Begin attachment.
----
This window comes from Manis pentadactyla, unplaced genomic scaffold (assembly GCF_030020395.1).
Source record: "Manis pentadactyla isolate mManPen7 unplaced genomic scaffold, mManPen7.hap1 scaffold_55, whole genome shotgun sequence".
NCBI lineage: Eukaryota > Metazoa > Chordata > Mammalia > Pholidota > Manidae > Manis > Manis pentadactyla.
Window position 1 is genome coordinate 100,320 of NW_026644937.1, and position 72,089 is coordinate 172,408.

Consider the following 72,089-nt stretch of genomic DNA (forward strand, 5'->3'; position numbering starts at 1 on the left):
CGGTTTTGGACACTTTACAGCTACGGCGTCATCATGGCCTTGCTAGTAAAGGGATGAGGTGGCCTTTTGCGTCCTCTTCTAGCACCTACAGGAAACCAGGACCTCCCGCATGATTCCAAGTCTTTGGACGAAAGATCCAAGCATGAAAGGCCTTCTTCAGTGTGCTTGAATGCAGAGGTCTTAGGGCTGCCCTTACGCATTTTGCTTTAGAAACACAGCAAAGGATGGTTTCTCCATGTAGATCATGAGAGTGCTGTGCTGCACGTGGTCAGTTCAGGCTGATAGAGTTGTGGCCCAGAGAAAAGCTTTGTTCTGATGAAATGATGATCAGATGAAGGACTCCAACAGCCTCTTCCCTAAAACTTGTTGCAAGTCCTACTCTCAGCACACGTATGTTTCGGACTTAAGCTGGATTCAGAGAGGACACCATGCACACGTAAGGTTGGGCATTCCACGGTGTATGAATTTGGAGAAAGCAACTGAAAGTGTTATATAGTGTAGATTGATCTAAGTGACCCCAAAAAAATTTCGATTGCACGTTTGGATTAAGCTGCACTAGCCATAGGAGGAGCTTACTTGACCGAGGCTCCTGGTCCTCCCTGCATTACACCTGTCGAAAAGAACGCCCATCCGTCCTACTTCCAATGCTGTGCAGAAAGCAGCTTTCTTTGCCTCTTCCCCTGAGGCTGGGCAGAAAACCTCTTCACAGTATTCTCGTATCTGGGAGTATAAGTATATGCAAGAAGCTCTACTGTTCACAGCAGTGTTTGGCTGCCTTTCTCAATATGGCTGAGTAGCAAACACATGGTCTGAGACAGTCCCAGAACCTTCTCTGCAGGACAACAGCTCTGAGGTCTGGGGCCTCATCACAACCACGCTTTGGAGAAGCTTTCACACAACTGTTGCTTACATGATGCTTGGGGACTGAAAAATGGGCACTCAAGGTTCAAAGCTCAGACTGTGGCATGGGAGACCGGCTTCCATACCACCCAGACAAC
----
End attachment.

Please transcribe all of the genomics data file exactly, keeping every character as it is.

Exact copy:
This window comes from Manis pentadactyla, unplaced genomic scaffold (assembly GCF_030020395.1).
Source record: "Manis pentadactyla isolate mManPen7 unplaced genomic scaffold, mManPen7.hap1 scaffold_55, whole genome shotgun sequence".
NCBI lineage: Eukaryota > Metazoa > Chordata > Mammalia > Pholidota > Manidae > Manis > Manis pentadactyla.
Window position 1 is genome coordinate 100,320 of NW_026644937.1, and position 72,089 is coordinate 172,408.

Consider the following 72,089-nt stretch of genomic DNA (forward strand, 5'->3'; position numbering starts at 1 on the left):
CGGTTTTGGACACTTTACAGCTACGGCGTCATCATGGCCTTGCTAGTAAAGGGATGAGGTGGCCTTTTGCGTCCTCTTCTAGCACCTACAGGAAACCAGGACCTCCCGCATGATTCCAAGTCTTTGGACGAAAGATCCAAGCATGAAAGGCCTTCTTCAGTGTGCTTGAATGCAGAGGTCTTAGGGCTGCCCTTACGCATTTTGCTTTAGAAACACAGCAAAGGATGGTTTCTCCATGTAGATCATGAGAGTGCTGTGCTGCACGTGGTCAGTTCAGGCTGATAGAGTTGTGGCCCAGAGAAAAGCTTTGTTCTGATGAAATGATGATCAGATGAAGGACTCCAACAGCCTCTTCCCTAAAACTTGTTGCAAGTCCTACTCTCAGCACACGTATGTTTCGGACTTAAGCTGGATTCAGAGAGGACACCATGCACACGTAAGGTTGGGCATTCCACGGTGTATGAATTTGGAGAAAGCAACTGAAAGTGTTATATAGTGTAGATTGATCTAAGTGACCCCAAAAAAATTTCGATTGCACGTTTGGATTAAGCTGCACTAGCCATAGGAGGAGCTTACTTGACCGAGGCTCCTGGTCCTCCCTGCATTACACCTGTCGAAAAGAACGCCCATCCGTCCTACTTCCAATGCTGTGCAGAAAGCAGCTTTCTTTGCCTCTTCCCCTGAGGCTGGGCAGAAAACCTCTTCACAGTATTCTCGTATCTGGGAGTATAAGTATATGCAAGAAGCTCTACTGTTCACAGCAGTGTTTGGCTGCCTTTCTCAATATGGCTGAGTAGCAAACACATGGTCTGAGACAGTCCCAGAACCTTCTCTGCAGGACAACAGCTCTGAGGTCTGGGGCCTCATCACAACCACGCTTTGGAGAAGCTTTCACACAACTGTTGCTTACATGATGCTTGGGGACTGAAAAATGGGCACTCAAGGTTCAAAGCTCAGACTGTGGCATGGGAGACCGGCTTCCATACCACCCAGACAAC